ANALYSIS: The average performance of the machine learning algorithms achieved an AUC/ROC benchmark of 0.7836 after training. Furthermore, we selected Logistic Regression as the final model as it processed the training dataset with an AUC/ROC score of 0.8735. When we processed the test dataset with the final model, the model achieved an AUC/ROC score of 0.8662.

CONCLUSION: In this iteration, the Logistic Regression model appeared to be a suitable algorithm for modeling this dataset.

Dataset Used: Playground Series Season 3, Episode 2

Dataset ML Model: Binary-Class classification with numerical and categorical features

Dataset Reference: https://www.kaggle.com/competitions/playground-series-s3e2

One source of potential performance benchmarks: https://www.kaggle.com/competitions/playground-series-s3e2/leaderboard

The HTML formatted report can be found here on GitHub.

Multi-Class Image Classification Model for Grapevine Leaves Image Using TensorFlow Take 5

SUMMARY: This project aims to construct a predictive model using a TensorFlow convolutional neural network (CNN) and document the end-to-end steps using a template. The Grapevine Leaves Image Dataset is a multi-class classification situation where we attempt to predict one of several (more than two) possible outcomes.

INTRODUCTION: The main product of grapevines is grapes that are consumed fresh or processed. In addition, grapevine leaves are harvested once a year as a by-product. Therefore, the species of grapevine leaves are essential factors in price and taste. The research team deployed deep learning-based classification models in this study to identify grapevine leaves. For this study, 500 images of vine leaves make up the dataset.

ANALYSIS: The EfficientNetV2L model’s performance achieved an accuracy score of 90.89% after 30 epochs using the training dataset. When we applied the model to the validation dataset, the model achieved an accuracy score of 90.00%.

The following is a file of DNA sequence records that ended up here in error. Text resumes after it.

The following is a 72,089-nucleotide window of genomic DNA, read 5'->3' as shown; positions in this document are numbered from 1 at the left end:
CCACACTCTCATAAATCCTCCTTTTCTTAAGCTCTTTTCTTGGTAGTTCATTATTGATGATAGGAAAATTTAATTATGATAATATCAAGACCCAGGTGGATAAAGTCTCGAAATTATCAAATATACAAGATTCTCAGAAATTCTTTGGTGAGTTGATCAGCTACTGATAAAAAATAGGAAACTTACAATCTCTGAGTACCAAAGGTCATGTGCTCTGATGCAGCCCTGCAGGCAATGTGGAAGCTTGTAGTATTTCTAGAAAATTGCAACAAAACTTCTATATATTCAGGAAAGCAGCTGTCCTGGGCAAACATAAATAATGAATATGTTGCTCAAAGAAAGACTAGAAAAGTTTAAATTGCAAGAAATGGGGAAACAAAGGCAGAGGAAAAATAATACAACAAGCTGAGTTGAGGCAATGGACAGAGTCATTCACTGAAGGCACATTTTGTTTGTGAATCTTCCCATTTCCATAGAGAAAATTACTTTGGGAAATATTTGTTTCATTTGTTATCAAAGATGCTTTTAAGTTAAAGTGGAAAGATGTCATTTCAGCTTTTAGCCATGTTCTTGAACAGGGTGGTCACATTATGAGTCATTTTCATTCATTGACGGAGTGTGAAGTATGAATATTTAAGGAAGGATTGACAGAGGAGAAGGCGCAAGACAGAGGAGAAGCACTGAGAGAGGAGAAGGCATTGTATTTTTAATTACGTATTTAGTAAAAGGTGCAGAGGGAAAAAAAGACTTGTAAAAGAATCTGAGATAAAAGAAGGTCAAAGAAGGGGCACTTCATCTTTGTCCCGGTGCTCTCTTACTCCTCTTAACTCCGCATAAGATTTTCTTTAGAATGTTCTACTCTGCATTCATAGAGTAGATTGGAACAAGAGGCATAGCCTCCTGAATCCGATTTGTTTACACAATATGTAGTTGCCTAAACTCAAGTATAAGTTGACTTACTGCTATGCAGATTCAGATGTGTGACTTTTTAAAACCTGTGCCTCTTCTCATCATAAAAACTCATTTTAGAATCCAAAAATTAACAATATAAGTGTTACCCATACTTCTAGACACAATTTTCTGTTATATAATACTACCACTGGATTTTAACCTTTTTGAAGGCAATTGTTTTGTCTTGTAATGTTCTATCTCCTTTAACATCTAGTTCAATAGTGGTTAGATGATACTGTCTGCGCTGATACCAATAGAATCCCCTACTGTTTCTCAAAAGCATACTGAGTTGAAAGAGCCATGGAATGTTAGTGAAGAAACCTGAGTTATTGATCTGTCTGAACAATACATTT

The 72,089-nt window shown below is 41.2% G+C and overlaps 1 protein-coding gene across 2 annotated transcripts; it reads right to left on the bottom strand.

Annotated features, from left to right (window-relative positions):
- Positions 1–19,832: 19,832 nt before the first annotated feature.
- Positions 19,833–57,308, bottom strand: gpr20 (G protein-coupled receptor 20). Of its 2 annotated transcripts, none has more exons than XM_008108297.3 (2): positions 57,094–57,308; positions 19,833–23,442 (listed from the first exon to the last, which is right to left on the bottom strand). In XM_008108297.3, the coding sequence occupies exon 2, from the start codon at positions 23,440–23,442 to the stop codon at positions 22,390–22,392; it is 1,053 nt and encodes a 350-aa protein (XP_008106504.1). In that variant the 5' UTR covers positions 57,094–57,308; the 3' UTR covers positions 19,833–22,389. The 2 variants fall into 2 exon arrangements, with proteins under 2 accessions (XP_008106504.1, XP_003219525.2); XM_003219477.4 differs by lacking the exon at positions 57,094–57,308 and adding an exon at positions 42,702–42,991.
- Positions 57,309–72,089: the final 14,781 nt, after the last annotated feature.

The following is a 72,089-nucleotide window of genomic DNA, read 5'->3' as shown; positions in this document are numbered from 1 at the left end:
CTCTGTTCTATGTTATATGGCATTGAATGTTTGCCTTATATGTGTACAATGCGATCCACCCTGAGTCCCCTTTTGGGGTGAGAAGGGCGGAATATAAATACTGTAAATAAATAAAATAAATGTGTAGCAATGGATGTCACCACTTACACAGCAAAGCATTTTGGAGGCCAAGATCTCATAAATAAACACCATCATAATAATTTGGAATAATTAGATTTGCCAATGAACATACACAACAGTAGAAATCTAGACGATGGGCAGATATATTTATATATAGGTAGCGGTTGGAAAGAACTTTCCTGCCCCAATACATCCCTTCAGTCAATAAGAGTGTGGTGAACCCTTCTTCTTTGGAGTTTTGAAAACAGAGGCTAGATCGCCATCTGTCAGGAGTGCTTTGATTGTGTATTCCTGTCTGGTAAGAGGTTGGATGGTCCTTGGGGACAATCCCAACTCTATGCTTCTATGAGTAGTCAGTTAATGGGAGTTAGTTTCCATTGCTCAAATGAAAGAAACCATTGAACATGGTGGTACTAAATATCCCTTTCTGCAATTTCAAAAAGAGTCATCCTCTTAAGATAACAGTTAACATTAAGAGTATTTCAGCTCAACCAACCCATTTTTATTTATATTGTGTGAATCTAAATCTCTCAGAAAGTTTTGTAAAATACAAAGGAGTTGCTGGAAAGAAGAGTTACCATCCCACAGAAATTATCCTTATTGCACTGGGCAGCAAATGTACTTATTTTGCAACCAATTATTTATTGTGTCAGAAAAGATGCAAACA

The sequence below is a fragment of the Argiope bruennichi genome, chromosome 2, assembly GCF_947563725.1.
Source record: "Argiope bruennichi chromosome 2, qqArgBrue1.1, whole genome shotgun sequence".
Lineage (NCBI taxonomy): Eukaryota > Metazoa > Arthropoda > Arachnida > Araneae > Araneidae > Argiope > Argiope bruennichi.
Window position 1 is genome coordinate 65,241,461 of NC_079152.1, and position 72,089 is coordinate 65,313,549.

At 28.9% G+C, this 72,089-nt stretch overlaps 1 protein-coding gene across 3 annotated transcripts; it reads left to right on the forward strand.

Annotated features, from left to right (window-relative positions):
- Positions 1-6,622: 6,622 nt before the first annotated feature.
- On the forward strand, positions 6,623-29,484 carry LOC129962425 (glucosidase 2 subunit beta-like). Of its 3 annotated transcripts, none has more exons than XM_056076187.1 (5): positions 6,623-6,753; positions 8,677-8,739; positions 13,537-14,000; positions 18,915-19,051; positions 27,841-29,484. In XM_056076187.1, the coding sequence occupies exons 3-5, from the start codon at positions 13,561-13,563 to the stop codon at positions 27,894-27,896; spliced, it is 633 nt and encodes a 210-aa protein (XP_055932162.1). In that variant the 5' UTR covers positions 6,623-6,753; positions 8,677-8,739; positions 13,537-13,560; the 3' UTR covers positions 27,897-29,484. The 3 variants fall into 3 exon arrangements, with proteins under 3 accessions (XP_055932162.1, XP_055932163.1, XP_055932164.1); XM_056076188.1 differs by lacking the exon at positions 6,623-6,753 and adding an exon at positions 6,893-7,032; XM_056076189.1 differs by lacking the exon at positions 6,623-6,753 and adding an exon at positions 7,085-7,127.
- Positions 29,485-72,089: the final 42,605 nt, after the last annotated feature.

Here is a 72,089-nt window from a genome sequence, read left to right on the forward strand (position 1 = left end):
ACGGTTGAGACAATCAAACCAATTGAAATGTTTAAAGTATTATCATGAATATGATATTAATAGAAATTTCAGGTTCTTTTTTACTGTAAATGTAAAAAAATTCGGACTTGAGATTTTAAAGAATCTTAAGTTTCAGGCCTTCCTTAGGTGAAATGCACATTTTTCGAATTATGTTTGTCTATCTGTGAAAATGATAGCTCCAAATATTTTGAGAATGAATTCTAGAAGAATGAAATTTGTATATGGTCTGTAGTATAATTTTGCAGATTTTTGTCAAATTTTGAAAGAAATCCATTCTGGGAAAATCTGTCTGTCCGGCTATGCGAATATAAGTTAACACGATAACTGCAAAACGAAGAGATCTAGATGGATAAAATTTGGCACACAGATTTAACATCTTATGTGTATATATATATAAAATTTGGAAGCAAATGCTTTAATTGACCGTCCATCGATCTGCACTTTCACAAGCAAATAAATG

CONCLUSION: In this iteration, the TensorFlow EfficientNetV2L CNN model appeared suitable for modeling this dataset.

Dataset ML Model: Multi-Class classification with numerical features

Dataset Used: Grapevine Leaves Image Dataset

Dataset Reference: https://www.muratkoklu.com/datasets/

One source of potential performance benchmarks: https://doi.org/10.1016/j.measurement.2021.110425

The HTML formatted report can be found here on GitHub.

Multi-Class Image Classification Model for Grapevine Leaves Image Using TensorFlow Take 4

SUMMARY: This project aims to construct a predictive model using a TensorFlow convolutional neural network (CNN) and document the end-to-end steps using a template. The Grapevine Leaves Image Dataset is a multi-class classification situation where we attempt to predict one of several (more than two) possible outcomes.

INTRODUCTION: The main product of grapevines is grapes that are consumed fresh or processed. In addition, grapevine leaves are harvested once a year as a by-product. Therefore, the species of grapevine leaves are essential factors in price and taste. The research team deployed deep learning-based classification models in this study to identify grapevine leaves. For this study, 500 images of vine leaves make up the dataset.

ANALYSIS: The InceptionV3 model’s performance achieved an accuracy score of 94.89% after 30 epochs using the training dataset. When we applied the model to the validation dataset, the model achieved an accuracy score of 92.00%.

CONCLUSION: In this iteration, the TensorFlow InceptionV3 CNN model appeared suitable for modeling this dataset.

Dataset ML Model: Multi-Class classification with numerical features

Dataset Used: Grapevine Leaves Image Dataset

Dataset Reference: https://www.muratkoklu.com/datasets/

One source of potential performance benchmarks: https://doi.org/10.1016/j.measurement.2021.110425

The HTML formatted report can be found here on GitHub.